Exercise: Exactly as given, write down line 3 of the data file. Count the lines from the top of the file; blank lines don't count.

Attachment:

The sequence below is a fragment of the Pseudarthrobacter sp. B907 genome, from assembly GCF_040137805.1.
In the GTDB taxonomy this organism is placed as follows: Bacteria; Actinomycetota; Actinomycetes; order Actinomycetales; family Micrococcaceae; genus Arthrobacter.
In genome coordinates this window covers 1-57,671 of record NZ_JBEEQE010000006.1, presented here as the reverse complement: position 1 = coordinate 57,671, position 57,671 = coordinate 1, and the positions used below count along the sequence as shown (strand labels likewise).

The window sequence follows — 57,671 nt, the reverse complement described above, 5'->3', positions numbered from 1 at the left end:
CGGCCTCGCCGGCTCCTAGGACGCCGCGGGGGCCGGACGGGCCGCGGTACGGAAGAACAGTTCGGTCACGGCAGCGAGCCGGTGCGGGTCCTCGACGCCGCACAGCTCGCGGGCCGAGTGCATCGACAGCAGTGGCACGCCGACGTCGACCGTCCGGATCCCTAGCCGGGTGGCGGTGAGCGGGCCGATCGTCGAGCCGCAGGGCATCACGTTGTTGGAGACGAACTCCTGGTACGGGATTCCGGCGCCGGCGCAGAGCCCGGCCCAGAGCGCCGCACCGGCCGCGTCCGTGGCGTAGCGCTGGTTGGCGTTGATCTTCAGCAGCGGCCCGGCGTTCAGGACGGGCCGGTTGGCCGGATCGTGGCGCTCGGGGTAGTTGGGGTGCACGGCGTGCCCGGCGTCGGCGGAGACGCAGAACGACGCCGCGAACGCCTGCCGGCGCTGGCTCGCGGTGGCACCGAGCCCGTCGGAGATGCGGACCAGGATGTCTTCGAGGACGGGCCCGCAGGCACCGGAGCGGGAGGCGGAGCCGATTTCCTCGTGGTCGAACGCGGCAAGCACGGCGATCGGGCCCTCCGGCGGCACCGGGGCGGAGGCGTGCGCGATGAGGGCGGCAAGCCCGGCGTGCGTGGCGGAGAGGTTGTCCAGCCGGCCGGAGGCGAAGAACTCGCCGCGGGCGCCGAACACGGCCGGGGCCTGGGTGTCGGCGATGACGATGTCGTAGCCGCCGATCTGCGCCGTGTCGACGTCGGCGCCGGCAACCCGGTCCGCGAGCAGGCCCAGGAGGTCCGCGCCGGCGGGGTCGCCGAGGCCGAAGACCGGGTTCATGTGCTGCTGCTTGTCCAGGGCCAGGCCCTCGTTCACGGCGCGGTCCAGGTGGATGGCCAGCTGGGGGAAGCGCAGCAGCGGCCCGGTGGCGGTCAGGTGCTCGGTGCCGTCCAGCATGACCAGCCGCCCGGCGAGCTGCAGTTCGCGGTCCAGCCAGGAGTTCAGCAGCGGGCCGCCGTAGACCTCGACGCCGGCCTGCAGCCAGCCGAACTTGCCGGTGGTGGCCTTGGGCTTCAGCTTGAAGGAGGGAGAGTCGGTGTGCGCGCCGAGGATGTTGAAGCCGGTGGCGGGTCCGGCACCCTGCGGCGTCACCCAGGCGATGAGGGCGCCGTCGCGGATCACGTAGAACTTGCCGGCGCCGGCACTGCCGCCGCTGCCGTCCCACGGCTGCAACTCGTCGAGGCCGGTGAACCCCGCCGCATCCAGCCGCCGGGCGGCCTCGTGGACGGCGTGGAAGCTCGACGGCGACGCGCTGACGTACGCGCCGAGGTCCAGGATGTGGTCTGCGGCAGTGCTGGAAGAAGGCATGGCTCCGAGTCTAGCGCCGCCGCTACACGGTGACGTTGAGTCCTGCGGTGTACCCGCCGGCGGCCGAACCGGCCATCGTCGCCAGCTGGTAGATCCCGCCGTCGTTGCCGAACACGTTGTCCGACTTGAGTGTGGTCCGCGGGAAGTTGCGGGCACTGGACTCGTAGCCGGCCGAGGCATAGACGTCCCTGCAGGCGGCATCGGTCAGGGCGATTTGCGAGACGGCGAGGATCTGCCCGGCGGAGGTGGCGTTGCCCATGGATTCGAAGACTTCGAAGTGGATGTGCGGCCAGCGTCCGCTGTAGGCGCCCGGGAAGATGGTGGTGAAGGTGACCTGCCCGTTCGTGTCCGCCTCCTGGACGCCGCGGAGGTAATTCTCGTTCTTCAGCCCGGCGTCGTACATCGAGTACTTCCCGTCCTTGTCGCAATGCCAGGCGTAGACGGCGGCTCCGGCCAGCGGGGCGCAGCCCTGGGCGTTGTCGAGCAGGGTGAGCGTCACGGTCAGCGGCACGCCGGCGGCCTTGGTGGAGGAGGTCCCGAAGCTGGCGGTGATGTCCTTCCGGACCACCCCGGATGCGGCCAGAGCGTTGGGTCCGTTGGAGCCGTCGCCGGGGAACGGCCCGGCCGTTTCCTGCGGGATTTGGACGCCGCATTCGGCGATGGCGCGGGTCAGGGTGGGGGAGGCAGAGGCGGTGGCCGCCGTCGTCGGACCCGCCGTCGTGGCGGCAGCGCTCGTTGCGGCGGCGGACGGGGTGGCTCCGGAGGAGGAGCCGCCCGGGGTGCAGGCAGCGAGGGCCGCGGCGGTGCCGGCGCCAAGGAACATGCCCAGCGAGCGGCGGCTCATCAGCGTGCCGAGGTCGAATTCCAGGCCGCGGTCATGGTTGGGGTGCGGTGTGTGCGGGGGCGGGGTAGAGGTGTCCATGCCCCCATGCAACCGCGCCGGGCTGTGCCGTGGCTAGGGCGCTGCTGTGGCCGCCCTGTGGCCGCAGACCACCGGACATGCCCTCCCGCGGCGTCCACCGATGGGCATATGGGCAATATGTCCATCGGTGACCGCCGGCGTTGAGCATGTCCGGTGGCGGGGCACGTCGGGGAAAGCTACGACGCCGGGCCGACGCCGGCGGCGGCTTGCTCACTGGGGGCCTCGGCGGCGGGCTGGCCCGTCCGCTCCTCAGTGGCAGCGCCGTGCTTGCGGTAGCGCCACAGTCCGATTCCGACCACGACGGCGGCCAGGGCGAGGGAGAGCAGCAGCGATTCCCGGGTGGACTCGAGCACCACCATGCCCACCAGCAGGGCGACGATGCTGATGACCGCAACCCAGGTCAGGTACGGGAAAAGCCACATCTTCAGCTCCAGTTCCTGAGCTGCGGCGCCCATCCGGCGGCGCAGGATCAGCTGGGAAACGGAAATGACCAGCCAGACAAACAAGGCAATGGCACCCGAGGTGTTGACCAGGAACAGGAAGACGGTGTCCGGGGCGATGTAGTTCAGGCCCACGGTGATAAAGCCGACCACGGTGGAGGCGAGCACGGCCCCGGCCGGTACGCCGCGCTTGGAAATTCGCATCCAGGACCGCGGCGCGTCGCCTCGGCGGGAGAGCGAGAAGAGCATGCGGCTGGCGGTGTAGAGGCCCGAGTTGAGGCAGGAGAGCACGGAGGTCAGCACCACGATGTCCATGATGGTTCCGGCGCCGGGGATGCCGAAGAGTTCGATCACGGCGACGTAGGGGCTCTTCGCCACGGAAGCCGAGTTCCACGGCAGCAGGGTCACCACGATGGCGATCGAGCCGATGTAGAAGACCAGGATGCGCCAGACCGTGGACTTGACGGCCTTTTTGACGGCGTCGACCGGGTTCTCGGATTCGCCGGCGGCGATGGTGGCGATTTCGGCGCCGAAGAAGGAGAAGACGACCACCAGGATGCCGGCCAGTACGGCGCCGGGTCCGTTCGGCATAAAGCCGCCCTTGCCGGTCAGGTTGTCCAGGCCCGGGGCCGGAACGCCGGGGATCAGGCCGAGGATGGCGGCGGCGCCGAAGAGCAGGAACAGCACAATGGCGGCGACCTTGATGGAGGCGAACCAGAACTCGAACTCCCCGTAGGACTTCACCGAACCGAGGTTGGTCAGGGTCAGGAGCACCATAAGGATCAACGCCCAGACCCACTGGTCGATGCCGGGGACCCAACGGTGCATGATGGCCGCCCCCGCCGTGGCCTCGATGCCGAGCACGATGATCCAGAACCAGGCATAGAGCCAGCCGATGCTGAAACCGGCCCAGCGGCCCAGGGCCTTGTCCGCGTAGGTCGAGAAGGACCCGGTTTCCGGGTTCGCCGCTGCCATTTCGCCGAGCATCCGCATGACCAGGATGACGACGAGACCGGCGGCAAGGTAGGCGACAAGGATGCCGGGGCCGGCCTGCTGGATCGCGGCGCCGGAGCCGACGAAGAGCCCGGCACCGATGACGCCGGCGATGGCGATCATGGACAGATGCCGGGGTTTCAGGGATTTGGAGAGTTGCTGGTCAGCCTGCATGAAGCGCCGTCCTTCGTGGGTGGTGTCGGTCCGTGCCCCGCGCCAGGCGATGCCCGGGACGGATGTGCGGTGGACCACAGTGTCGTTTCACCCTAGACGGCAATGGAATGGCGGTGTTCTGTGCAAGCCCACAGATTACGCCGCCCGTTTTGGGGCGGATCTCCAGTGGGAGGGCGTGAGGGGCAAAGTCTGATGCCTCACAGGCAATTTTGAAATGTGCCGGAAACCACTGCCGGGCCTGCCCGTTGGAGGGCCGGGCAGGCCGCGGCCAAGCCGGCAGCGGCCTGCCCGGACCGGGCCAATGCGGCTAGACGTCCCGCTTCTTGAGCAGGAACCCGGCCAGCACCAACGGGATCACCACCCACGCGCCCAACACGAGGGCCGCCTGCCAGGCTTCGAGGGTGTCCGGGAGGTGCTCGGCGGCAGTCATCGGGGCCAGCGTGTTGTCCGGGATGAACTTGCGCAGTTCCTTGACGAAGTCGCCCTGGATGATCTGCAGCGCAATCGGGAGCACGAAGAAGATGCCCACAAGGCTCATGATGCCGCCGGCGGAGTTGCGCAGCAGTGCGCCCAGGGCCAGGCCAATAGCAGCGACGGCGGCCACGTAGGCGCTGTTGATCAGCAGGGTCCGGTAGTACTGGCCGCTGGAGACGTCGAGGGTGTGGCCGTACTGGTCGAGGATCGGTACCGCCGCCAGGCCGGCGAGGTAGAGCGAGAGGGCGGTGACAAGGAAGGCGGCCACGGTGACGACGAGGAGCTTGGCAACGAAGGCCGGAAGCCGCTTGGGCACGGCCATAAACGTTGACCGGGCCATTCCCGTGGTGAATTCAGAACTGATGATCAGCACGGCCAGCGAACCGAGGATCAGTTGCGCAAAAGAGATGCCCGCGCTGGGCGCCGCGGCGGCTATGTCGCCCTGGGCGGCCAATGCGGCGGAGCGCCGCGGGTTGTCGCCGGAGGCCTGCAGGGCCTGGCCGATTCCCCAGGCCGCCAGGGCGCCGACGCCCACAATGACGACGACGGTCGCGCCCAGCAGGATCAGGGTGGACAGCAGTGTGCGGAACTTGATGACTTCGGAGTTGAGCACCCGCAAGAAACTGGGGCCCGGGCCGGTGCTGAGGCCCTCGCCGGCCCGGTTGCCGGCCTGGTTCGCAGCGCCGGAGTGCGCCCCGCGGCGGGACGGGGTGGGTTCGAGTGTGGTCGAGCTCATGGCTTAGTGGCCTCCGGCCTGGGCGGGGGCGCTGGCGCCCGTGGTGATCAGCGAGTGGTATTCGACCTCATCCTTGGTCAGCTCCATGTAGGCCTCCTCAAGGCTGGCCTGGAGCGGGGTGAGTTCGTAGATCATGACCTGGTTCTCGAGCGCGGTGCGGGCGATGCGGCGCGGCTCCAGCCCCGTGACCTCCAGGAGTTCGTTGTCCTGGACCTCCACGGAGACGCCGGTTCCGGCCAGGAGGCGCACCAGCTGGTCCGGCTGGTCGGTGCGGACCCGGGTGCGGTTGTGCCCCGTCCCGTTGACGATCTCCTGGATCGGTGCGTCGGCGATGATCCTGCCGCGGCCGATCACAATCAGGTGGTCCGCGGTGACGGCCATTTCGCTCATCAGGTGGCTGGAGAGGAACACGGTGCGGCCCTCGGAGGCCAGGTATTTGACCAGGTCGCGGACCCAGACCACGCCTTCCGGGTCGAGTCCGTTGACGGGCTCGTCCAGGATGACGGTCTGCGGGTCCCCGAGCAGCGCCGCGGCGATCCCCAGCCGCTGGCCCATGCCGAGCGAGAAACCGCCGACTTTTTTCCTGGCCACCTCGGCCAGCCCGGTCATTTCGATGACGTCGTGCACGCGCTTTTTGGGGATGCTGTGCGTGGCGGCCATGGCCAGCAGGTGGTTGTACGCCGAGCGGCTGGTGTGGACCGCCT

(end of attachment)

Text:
In genome coordinates this window covers 1-57,671 of record NZ_JBEEQE010000006.1, presented here as the reverse complement: position 1 = coordinate 57,671, position 57,671 = coordinate 1, and the positions used below count along the sequence as shown (strand labels likewise).